What is Montessori?
Dr. Maria Montessori discovered through scientific observations of children that they are not empty vessels to be filled — they are intrinsically motivated doers. She saw that providing a hands-on learning environment that valued choice, concentration, collaboration, community, curiosity, and real-world application produced lifelong learners who viewed “work” as something interesting and fulfilling. Now, research in psychology and neuroscience continually validates
Dr. Montessori’s conclusions about children and learning.
Montessori is a philosophy which believes that a child has immense capacity to absorb and learn between the ages of 0 to six. The child's brain functions like a sponge, absorbing everything in the environment (home, school, playground, market, everywhere) he/she is in. Nature has created humans to learn by doing, and not by instinct alone. This is the reason why the human hands and brain have developed far ahead than any other living organism on earth. Similarly, a child must learn through using his/her hands as the instruments of knowledge. And every bit of knowledge that we acquire is a step towards applying it in the world we live in, whether it is language, mathematics, science or basic values in grace and courtesy.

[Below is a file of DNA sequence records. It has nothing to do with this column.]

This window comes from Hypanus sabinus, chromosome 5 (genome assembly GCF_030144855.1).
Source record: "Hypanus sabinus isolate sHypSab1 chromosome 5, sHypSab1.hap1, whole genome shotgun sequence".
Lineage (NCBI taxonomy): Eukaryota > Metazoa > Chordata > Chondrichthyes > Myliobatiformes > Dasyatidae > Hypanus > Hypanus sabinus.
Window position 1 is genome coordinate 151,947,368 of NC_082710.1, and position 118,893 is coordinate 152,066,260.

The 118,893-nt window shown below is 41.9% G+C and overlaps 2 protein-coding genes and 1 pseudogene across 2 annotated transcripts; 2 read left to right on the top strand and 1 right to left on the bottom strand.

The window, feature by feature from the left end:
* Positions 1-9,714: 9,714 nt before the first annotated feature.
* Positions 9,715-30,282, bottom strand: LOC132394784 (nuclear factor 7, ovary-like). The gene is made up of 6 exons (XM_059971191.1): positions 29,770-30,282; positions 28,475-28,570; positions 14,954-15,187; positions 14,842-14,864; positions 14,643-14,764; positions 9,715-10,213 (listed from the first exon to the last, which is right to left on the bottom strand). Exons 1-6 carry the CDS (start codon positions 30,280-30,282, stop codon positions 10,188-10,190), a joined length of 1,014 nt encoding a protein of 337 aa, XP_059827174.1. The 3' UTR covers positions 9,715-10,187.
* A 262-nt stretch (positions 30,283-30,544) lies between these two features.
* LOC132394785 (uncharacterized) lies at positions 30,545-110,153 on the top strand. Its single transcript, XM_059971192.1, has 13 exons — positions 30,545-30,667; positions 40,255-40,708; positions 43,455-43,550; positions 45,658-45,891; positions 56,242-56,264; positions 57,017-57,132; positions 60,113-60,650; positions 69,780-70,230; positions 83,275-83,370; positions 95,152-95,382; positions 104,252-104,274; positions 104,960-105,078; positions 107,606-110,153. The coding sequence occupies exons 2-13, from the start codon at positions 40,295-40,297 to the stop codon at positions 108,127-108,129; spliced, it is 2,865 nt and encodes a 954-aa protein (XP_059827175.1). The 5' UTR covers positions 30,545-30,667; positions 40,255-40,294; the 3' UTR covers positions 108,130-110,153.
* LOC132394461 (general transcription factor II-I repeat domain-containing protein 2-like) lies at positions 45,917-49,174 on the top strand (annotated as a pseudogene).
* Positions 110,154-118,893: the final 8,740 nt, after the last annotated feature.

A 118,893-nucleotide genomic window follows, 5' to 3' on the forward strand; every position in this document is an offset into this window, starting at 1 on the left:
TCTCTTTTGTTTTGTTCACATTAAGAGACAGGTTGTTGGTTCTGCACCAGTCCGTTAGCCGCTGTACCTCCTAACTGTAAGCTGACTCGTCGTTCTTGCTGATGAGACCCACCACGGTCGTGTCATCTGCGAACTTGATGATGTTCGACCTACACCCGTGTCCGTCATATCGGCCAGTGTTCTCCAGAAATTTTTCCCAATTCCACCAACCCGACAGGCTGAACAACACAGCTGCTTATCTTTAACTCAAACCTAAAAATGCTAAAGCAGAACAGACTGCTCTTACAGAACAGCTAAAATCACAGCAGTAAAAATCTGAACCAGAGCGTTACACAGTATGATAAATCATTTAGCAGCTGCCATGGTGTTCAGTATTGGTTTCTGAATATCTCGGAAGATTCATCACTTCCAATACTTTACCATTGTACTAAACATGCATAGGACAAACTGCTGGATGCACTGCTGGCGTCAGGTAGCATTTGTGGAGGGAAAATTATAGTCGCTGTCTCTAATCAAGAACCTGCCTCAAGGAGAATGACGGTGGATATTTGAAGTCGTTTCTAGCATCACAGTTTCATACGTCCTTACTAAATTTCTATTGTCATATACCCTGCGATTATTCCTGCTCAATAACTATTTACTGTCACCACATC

Students in a Montessori classroom are free to move about the room and are provided varying types of work spaces — tables, floor mats, and low-lying tables called “chowkies.” They’re given large blocks of time — generally around three hours — in which they choose their work and participate in one-on-one presentations or small group lessons. There are no grades or tests. Instead, assessments are occurring daily through the teachers’ keen observations of the children. It is expected that the children will use their time in a productive way. At the end of each semester, teachers provide each student and his or her parents with an overview of the student’s progress, pointing out areas that need improvement.